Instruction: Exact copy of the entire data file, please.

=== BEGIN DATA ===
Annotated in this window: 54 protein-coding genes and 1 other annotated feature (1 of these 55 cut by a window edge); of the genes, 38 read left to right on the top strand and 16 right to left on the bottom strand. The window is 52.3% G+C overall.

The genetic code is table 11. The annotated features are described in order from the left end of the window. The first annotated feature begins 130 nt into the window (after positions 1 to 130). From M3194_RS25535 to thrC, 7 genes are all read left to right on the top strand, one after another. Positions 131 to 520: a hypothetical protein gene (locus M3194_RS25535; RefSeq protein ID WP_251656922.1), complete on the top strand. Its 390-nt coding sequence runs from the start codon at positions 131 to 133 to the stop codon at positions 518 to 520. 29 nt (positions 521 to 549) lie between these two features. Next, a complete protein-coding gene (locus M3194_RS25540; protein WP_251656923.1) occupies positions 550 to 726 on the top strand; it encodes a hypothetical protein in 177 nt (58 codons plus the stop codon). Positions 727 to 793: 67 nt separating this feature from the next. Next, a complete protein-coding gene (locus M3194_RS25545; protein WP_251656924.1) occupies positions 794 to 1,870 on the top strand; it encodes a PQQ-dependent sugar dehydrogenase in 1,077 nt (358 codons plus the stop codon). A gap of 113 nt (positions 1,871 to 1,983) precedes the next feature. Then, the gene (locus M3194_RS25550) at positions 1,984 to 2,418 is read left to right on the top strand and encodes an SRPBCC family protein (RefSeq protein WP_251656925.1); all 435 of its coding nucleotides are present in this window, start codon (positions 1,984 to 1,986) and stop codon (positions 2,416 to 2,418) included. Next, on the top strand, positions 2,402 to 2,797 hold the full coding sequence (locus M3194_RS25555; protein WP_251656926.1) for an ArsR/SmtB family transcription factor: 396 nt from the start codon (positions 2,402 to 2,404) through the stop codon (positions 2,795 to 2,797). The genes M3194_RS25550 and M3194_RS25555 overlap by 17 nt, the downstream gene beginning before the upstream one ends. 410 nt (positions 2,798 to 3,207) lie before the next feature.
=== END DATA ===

Annotated in this window: 54 protein-coding genes and 1 other annotated feature (1 of these 55 cut by a window edge); of the genes, 38 read left to right on the top strand and 16 right to left on the bottom strand. The window is 52.3% G+C overall.

The genetic code is table 11. The annotated features are described in order from the left end of the window. The first annotated feature begins 130 nt into the window (after positions 1 to 130). From M3194_RS25535 to thrC, 7 genes are all read left to right on the top strand, one after another. Positions 131 to 520: a hypothetical protein gene (locus M3194_RS25535; RefSeq protein ID WP_251656922.1), complete on the top strand. Its 390-nt coding sequence runs from the start codon at positions 131 to 133 to the stop codon at positions 518 to 520. 29 nt (positions 521 to 549) lie between these two features. Next, a complete protein-coding gene (locus M3194_RS25540; protein WP_251656923.1) occupies positions 550 to 726 on the top strand; it encodes a hypothetical protein in 177 nt (58 codons plus the stop codon). Positions 727 to 793: 67 nt separating this feature from the next. Next, a complete protein-coding gene (locus M3194_RS25545; protein WP_251656924.1) occupies positions 794 to 1,870 on the top strand; it encodes a PQQ-dependent sugar dehydrogenase in 1,077 nt (358 codons plus the stop codon). A gap of 113 nt (positions 1,871 to 1,983) precedes the next feature. Then, the gene (locus M3194_RS25550) at positions 1,984 to 2,418 is read left to right on the top strand and encodes an SRPBCC family protein (RefSeq protein WP_251656925.1); all 435 of its coding nucleotides are present in this window, start codon (positions 1,984 to 1,986) and stop codon (positions 2,416 to 2,418) included. Next, on the top strand, positions 2,402 to 2,797 hold the full coding sequence (locus M3194_RS25555; protein WP_251656926.1) for an ArsR/SmtB family transcription factor: 396 nt from the start codon (positions 2,402 to 2,404) through the stop codon (positions 2,795 to 2,797). The genes M3194_RS25550 and M3194_RS25555 overlap by 17 nt, the downstream gene beginning before the upstream one ends. 410 nt (positions 2,798 to 3,207) lie before the next feature.